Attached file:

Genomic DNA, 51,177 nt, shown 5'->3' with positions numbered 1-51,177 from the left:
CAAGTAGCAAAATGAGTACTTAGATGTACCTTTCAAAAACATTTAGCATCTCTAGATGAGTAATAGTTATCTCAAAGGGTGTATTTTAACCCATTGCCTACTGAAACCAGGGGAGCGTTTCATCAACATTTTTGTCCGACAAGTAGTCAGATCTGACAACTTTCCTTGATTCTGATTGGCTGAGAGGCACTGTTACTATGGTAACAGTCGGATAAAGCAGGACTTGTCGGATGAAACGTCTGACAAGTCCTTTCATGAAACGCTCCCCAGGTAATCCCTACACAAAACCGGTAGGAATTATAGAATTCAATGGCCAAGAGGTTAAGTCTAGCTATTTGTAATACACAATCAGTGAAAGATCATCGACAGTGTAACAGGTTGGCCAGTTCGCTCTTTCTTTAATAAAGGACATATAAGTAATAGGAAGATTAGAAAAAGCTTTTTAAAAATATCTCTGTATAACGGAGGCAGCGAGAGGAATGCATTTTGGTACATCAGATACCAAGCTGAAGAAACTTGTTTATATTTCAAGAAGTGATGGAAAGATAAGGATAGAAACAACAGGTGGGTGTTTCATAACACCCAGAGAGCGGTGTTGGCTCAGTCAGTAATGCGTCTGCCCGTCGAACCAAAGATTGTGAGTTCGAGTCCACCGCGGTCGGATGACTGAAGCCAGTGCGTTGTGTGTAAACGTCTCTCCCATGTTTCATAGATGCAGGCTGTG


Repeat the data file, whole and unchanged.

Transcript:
Genomic DNA, 51,177 nt, shown 5'->3' with positions numbered 1-51,177 from the left:
CAAGTAGCAAAATGAGTACTTAGATGTACCTTTCAAAAACATTTAGCATCTCTAGATGAGTAATAGTTATCTCAAAGGGTGTATTTTAACCCATTGCCTACTGAAACCAGGGGAGCGTTTCATCAACATTTTTGTCCGACAAGTAGTCAGATCTGACAACTTTCCTTGATTCTGATTGGCTGAGAGGCACTGTTACTATGGTAACAGTCGGATAAAGCAGGACTTGTCGGATGAAACGTCTGACAAGTCCTTTCATGAAACGCTCCCCAGGTAATCCCTACACAAAACCGGTAGGAATTATAGAATTCAATGGCCAAGAGGTTAAGTCTAGCTATTTGTAATACACAATCAGTGAAAGATCATCGACAGTGTAACAGGTTGGCCAGTTCGCTCTTTCTTTAATAAAGGACATATAAGTAATAGGAAGATTAGAAAAAGCTTTTTAAAAATATCTCTGTATAACGGAGGCAGCGAGAGGAATGCATTTTGGTACATCAGATACCAAGCTGAAGAAACTTGTTTATATTTCAAGAAGTGATGGAAAGATAAGGATAGAAACAACAGGTGGGTGTTTCATAACACCCAGAGAGCGGTGTTGGCTCAGTCAGTAATGCGTCTGCCCGTCGAACCAAAGATTGTGAGTTCGAGTCCACCGCGGTCGGATGACTGAAGCCAGTGCGTTGTGTGTAAACGTCTCTCCCATGTTTCATAGATGCAGGCTGTG